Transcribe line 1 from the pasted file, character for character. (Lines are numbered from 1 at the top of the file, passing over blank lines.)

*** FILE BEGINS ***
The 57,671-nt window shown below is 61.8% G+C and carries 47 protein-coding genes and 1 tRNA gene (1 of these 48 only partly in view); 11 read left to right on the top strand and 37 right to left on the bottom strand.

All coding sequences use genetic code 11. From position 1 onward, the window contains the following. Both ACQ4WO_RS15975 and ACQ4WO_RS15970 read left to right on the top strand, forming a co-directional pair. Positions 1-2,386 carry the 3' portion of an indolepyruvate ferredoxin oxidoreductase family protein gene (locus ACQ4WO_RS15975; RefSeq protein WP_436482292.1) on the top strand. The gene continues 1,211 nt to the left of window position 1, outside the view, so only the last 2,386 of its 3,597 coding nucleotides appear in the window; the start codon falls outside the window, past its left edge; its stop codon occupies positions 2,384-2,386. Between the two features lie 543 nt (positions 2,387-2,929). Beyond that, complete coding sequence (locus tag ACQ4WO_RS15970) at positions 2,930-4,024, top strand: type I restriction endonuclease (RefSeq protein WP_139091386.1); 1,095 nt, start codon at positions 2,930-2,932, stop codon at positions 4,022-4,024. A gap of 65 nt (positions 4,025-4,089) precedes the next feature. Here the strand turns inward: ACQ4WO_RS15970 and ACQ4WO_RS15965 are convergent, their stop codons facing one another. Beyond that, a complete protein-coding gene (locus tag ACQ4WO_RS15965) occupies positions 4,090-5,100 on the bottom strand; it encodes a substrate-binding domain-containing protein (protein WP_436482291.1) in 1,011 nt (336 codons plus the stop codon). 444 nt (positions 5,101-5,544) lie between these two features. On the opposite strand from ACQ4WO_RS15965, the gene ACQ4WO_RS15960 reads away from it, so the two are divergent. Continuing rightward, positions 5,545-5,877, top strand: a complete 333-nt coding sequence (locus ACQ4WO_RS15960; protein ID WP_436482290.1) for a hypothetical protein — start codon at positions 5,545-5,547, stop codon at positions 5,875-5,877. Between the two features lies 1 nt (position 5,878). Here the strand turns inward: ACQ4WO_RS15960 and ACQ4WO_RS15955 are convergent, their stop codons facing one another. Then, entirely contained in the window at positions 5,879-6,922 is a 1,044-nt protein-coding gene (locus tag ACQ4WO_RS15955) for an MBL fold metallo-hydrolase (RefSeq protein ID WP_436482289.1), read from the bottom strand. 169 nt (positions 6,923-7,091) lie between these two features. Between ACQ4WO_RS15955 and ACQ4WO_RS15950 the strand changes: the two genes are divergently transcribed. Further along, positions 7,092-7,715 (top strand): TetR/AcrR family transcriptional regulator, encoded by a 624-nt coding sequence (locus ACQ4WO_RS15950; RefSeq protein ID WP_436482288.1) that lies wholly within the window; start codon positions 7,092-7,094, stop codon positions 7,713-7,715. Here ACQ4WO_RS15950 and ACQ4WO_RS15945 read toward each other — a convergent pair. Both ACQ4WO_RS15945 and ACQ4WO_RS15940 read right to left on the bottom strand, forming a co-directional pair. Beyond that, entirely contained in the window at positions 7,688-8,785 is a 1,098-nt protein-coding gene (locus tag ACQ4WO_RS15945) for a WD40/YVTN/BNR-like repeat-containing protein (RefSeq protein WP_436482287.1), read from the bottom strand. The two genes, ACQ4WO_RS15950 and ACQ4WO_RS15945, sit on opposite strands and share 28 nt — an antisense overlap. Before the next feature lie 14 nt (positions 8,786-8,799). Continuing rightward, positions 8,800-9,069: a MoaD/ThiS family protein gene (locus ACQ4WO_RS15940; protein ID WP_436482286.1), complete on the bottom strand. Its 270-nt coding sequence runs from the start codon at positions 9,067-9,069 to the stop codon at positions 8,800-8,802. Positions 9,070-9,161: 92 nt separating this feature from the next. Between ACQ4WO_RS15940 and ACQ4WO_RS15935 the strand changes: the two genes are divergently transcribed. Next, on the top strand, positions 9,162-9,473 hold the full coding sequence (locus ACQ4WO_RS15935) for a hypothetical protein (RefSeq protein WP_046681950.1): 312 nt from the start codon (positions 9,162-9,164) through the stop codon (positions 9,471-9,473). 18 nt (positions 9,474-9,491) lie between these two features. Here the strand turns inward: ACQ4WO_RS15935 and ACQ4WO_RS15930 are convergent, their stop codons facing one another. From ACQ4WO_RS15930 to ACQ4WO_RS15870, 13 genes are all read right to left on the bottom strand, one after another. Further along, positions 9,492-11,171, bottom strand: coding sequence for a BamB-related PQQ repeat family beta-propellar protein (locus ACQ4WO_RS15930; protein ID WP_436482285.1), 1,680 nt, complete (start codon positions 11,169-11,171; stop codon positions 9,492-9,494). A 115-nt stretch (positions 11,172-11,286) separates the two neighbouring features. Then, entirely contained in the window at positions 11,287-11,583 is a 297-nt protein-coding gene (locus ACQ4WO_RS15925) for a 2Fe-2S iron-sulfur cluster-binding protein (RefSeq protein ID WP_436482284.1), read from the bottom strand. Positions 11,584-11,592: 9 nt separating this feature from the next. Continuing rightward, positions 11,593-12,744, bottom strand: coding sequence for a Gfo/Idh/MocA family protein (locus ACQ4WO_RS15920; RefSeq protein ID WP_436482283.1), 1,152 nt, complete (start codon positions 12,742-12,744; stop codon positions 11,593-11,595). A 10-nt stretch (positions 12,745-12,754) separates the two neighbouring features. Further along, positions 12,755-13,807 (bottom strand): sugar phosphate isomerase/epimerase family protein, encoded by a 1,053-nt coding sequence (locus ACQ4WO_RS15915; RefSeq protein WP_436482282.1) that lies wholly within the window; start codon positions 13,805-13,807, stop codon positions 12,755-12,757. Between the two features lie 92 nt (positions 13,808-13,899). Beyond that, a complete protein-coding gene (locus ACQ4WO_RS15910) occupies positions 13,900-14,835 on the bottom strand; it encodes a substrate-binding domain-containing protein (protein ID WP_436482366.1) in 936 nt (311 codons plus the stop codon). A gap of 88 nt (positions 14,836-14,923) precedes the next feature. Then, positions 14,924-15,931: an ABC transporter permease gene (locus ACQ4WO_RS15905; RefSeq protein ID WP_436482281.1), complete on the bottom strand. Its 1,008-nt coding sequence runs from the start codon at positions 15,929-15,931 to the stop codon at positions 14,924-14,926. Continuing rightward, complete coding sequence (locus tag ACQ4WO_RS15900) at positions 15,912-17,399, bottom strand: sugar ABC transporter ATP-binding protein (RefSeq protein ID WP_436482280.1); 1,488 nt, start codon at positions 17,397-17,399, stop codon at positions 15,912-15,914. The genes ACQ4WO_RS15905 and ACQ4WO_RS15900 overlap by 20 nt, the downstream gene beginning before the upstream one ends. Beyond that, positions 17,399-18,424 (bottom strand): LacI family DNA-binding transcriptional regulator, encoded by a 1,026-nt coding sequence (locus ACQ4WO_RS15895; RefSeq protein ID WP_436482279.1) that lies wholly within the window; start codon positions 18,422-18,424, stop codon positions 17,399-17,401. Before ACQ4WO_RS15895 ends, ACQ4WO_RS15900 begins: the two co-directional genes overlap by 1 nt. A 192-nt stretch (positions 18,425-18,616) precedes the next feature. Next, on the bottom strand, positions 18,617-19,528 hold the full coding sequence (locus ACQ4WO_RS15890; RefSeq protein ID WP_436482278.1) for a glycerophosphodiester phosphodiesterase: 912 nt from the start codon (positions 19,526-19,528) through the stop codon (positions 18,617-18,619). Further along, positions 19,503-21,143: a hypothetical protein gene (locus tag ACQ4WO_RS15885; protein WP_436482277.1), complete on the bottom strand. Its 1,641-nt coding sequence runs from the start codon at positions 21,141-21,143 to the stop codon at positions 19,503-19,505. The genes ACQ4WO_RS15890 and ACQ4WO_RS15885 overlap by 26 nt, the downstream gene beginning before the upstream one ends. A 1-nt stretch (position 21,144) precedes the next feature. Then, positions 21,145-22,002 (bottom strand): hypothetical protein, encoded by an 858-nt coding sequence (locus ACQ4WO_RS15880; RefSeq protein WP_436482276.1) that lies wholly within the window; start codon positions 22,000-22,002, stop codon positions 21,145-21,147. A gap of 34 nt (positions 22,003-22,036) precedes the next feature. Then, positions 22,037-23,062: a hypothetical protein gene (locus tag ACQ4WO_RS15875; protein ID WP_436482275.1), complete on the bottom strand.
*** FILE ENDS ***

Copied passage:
The 57,671-nt window shown below is 61.8% G+C and carries 47 protein-coding genes and 1 tRNA gene (1 of these 48 only partly in view); 11 read left to right on the top strand and 37 right to left on the bottom strand.